One of those player who used clutch performances in the USA’s Gold Cup success to propel himself into the forefront of Klinsmann’s plans was Seattle Sounders striker Eddie Johnson. Speaking after training on Tuesday, the 29-year-old forward believes a strong feeling of togetherness is helping all USMNT players to get better.

“There are a lot of familiar faces, a lot of the guys who’ve been in the qualifying rounds, friendlies, Gold Cup, so we’re all used to playing with each other,” Johnson said. “The more we can have familiar faces, the better understanding and camaraderie we have as a national team on the field and getting better. This is a good test for us, two good games and every player here is eager to do themselves justice as far as putting themselves in a good position to end 2013, as well as put themselves in a good position to be selected for the World Cup.”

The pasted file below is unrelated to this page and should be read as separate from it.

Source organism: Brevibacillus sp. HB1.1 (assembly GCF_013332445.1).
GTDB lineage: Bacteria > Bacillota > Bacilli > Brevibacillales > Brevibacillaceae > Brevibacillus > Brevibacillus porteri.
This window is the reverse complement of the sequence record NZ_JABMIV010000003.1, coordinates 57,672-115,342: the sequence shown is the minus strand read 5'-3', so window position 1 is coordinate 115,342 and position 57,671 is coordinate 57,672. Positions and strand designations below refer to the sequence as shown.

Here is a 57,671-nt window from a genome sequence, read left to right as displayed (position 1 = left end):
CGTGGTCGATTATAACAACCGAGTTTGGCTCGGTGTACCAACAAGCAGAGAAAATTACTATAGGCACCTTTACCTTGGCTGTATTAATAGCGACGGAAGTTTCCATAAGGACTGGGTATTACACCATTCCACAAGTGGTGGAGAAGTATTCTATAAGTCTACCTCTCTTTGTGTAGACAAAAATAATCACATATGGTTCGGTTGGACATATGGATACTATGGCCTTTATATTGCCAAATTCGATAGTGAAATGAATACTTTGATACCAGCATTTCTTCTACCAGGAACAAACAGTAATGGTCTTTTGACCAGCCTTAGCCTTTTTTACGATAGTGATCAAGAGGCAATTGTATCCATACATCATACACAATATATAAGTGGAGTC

That team spirit is something Bradley, a stalwart for the U.S. in central midfield and perhaps the first name on Klinsmann’s team sheet, also alluded to.

“It’s a special group to be a part of,” Bradley said. “In the way with the team spirit and the way we get on with each other. When you look at the calendar, there’s not a lot of games left between now and the World Cup. We’re looking to use every chance that we get to move ourselves up the ladder.”

With big things expected at Brazil 2014 after breezing through qualifying and beating the likes of Germany, Bosnia and Italy in friendlies over the last few years, I asked U.S. goalkeeper Tim Howard if this was the best USMNT team he’s ever played on. The Everton star paused and gave a glowing appraisal of the current roster.

“This is the most diverse,” Howard said. “I’ve played on some good U.S. teams, particularly when I was younger. This team has a lot of diversity in both age and background, I just think the best thing about this team so far is the balance. We’ve got the best balance, we’ve got depth in a lot of positions, we’ve got people who play in lots of different countries, we’ve got some olds and youngs. The balance is very good, the chemistry is very good.”